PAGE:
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Academic Skills

On this page, you will find the set of skills you are expected to develop in the course of your studies as well as information on your supervisor’s role in supporting this development.

During the course of the PhD programs, a significant emphasis is placed on the development of writing, presentation, and publishing skills. Different elements of the curriculum will be geared towards the development of these skills.

Year 1

Writing skills: Summer research paper; plus course assignments
Publishing skills: Summer research paper developed for a conference submission
Presentation skills: Thematic seminars; plus presentations in courses

Year 2

Writing skills: Course assignments and research papers
Publishing skills: Papers developed for conference/journal submission
Presentation skills: Conference presentations; thematic seminars; plus presentations in courses

Year 3

Writing skills: Dissertation Proposal
Publishing skills: Dissertation papers developed for conference/journal submission
Presentation skills: Conference presentations; thematic seminar presentations

Year 4

Writing skills: Dissertation
Publishing skills: Dissertation papers developed for conference/journal submission
Presentation skills: Conference presentations; thematic seminar presentations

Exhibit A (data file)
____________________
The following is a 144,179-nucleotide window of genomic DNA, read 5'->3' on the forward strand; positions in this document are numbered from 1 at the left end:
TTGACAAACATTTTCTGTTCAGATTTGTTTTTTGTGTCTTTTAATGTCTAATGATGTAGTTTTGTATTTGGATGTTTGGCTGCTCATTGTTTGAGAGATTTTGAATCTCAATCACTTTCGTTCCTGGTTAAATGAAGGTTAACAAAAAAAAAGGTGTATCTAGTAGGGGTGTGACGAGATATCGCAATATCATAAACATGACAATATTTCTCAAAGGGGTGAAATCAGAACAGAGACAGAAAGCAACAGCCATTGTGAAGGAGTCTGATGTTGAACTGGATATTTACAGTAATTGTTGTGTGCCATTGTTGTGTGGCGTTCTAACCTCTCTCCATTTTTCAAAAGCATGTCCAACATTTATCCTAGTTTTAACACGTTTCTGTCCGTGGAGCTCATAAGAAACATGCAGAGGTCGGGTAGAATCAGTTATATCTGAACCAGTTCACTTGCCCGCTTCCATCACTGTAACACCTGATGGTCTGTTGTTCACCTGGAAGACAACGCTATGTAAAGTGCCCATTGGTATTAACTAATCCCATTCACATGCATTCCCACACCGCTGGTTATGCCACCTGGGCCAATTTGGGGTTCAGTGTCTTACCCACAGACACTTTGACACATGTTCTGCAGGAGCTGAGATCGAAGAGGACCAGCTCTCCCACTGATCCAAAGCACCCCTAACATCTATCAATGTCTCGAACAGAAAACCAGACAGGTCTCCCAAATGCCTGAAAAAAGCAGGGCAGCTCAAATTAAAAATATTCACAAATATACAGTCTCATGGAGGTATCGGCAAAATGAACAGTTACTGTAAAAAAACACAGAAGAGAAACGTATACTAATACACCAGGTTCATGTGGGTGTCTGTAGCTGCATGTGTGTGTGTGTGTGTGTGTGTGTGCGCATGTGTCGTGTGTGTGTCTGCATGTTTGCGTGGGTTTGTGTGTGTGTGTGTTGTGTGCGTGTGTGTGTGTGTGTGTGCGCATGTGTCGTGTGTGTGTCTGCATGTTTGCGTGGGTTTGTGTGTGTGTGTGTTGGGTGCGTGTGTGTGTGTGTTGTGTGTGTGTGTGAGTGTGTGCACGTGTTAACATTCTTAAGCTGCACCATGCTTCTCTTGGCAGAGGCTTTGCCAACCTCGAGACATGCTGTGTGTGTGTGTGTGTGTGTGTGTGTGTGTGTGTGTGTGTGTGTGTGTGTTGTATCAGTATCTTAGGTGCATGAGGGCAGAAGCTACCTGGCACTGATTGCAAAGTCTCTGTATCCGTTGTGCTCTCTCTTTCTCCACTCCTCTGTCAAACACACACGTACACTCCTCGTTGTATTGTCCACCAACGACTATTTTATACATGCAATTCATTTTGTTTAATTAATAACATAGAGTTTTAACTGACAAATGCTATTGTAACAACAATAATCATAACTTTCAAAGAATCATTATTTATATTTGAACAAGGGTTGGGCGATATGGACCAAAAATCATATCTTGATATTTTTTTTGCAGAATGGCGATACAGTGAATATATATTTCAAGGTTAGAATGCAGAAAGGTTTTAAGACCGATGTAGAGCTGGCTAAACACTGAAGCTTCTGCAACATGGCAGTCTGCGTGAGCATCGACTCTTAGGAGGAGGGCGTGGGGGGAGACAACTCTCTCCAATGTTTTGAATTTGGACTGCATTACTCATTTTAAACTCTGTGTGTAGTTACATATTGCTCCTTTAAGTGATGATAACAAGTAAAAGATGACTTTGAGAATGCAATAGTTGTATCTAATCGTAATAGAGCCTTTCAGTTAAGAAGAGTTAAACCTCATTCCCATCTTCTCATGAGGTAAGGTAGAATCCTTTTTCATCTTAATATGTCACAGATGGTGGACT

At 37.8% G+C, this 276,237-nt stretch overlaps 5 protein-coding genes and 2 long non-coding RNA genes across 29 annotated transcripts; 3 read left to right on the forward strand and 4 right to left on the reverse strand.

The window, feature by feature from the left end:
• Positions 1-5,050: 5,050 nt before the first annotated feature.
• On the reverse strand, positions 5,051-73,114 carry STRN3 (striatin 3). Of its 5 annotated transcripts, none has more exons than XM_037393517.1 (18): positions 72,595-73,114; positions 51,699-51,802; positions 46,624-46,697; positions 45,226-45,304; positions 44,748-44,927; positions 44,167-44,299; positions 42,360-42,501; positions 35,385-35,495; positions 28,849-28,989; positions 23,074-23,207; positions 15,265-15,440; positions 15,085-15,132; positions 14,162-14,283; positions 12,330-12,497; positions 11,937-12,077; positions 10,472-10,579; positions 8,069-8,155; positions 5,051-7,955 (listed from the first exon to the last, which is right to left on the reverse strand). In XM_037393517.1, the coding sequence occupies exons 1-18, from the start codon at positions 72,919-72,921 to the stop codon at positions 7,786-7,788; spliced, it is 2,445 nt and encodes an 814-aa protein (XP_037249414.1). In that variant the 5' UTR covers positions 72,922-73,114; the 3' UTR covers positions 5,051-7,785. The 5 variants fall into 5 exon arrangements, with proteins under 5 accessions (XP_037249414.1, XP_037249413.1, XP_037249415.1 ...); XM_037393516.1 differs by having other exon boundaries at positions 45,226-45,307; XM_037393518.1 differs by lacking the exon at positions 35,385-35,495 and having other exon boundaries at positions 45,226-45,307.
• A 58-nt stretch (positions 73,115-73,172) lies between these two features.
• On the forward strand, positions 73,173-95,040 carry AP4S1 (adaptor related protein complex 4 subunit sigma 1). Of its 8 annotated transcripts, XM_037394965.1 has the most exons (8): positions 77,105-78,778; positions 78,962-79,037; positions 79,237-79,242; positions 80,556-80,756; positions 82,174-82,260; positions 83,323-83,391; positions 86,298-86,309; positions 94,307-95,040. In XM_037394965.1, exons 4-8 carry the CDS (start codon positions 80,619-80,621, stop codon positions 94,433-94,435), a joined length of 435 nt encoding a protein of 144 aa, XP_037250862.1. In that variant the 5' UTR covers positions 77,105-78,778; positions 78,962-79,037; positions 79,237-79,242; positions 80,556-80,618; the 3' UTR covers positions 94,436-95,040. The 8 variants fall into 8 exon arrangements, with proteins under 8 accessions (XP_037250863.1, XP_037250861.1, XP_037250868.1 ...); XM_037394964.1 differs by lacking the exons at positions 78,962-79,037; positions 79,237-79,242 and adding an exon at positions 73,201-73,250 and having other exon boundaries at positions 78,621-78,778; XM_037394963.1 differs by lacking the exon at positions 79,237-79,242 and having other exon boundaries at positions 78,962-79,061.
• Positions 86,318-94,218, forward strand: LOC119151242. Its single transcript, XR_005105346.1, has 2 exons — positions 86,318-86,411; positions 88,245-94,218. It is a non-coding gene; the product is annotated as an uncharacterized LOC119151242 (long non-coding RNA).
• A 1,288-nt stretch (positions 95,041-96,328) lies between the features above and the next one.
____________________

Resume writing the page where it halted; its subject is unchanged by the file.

Students will be required to write, present and publish various papers during the duration of their study in the PhD program. Faculty teaching, supervising, and co-writing with the student will provide the student with detailed feedback on paper and assignment drafts and presentations in order to help develop these skills.

Students in need of remedial help with writing may access the general support structures at Bentley, including the Writing Center, our English as a Second Language program and an English department that includes many faculty who teach writing and presentation skills.

Primary Supervisor and Dissertation Committee

Each student will be assigned to a primary supervisor and will be located in his or her academic department. All students pursuing the Accountancy degree will be based in the Accounting department, but students in the Business program will be placed in a department that is appropriate for their specific research interests.

Year One